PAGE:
Server/Personas/FAQ

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Not sure what personas are or how they are going to be used? Check out this FAQ.

What are personas meant to accomplish?
To help us think of specifically 'typical' user groups and their needs, so we can decide what we want to ship and can think about how it affects the various groups. We'd have a representative cross section of our target user base represented by the personas, so when we make decisions in the PRD we can go through each persona and make sure we're not hindering any of our target users with a given decision. Later on, it really helps marketing and design figure out the best way to present things to the users. For the Server working group, they are mainly for decision-making. E.g., "Is a change going to help or harm the following groups?" If users were hardware, personas are like a hardware testing matrix.

Is there an order or priority to personas?
There can be. We could have a couple of primary personas, a few secondary (maybe 3-4), and we can define anti-personas too. We don't need to define every possible anti-persona, but if there's one type of user that causes communication issues / conflation of issues, it might be worth defining an anti-persona to help document that.

What is the purpose of "age", "location" and "profile" in the personas?

  • Profile is kind of the laymen's way of referring to a particular person. For example, in anaconda we have a set of users who like customizing every single thing and combine technologies in weird ways - just for the sake of playing with the tech. We called them 'pokemon' (you know gotta catch them all. gotta try all the things!) So profile is kind of a nickname for the persona that's easier to bandy about than the fake person name we come up with, especially when talking to someone who isn't familiar with our specific personas. "MacGuyver" is someone who accomplishes a lot with very little to work with.
  • Age and location just helps a bit understanding where the person is coming from. Does it add anything that "Experience" and "Preferred tools" doesn't have? It might. For example, if they're in an urban area in the US vs a remote location in Africa - this might remind you of their network situation or even serious power outage issues. Without the location to ground it (and location does help with branding considerations too) it seems like a random factoid in frustrations. Age helps more with the branding work than anything else. E.g., if you're trying to appeal to 20-30 year olds then Github's octocat is probably a good bet. If the person is in their early 20's they might not be as critically concerned about 'late night pages' as a 30 something parent! This is versus someone who's close to retirement age who's concerned about making a clean break and not leaving people high and dry in their wake. Maybe this person has seen tech come and go so they need extra convincing. You want the persona to have a story behind it, be a plausible narrative. The age could be stated as range if needed. Having a range of ages across the personas makes sure you're representing a wide cross-section of potential users - without the information people might fill in their own details and/or assume each persona is just like them demographically.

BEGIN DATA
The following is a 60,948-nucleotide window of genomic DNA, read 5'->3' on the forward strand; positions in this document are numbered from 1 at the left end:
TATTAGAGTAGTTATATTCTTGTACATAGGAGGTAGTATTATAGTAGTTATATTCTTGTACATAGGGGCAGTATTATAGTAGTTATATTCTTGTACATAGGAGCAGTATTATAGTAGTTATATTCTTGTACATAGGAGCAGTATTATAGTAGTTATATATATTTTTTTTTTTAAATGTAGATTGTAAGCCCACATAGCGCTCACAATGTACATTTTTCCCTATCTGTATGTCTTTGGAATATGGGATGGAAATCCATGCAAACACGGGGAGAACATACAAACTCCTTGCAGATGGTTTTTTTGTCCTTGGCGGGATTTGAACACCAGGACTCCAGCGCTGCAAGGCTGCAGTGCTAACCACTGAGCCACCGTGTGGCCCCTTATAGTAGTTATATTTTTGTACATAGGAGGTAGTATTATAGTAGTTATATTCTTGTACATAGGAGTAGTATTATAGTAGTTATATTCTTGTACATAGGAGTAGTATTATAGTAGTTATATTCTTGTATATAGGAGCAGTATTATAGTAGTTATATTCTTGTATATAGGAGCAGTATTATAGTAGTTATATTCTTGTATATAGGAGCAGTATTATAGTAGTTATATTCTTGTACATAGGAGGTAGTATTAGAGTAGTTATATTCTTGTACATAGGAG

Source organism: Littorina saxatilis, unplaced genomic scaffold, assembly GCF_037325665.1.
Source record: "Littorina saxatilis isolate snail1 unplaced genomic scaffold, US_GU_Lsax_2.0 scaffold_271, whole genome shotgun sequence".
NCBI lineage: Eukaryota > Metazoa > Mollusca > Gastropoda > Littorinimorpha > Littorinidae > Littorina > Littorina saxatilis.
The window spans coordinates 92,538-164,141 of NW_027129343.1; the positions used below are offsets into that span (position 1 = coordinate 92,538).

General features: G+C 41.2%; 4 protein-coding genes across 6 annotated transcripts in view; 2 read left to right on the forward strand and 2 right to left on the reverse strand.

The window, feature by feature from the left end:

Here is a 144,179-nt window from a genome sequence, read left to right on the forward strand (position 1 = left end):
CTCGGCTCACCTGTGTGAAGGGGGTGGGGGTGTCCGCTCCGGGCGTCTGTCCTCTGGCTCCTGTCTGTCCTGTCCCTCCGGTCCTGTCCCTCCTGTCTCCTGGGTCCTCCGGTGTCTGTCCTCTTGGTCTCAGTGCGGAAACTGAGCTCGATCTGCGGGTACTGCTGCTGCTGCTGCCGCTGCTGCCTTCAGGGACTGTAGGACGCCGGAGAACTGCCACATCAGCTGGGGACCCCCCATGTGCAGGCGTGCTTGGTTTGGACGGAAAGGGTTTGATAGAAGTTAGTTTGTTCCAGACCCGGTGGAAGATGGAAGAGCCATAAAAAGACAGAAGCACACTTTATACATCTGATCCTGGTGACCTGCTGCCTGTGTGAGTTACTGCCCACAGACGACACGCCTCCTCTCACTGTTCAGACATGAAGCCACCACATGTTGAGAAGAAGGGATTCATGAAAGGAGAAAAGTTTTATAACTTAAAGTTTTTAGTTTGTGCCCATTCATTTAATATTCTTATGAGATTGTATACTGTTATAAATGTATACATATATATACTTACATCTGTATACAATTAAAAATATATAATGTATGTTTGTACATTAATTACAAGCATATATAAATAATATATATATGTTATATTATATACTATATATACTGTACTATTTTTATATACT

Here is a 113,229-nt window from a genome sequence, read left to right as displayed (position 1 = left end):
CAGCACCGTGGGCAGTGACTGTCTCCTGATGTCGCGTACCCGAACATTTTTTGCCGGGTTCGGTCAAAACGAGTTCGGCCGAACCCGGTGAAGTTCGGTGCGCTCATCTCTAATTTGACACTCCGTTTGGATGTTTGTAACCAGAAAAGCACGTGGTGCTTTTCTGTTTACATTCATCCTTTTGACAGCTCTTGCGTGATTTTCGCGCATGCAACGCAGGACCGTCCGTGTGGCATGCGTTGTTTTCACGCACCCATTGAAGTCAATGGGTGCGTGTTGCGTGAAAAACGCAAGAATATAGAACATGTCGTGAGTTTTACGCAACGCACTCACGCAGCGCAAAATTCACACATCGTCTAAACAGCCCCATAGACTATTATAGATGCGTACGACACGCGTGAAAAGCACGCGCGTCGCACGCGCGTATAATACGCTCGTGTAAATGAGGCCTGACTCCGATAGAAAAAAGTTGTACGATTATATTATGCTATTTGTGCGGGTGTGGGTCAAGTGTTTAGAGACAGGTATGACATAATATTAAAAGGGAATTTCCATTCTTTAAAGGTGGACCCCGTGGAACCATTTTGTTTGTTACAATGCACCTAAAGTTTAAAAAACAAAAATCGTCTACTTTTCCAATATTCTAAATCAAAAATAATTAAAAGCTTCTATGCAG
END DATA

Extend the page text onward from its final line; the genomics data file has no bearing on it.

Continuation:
What exactly are "Referrals"? "Ways they learned about Fedora Server"?
Exactly. That, again, is more interesting for marketing and branding. What newspaper or blogs do they read in the morning? How are they going to hear about our product and be convinced to try it? How do we win them over?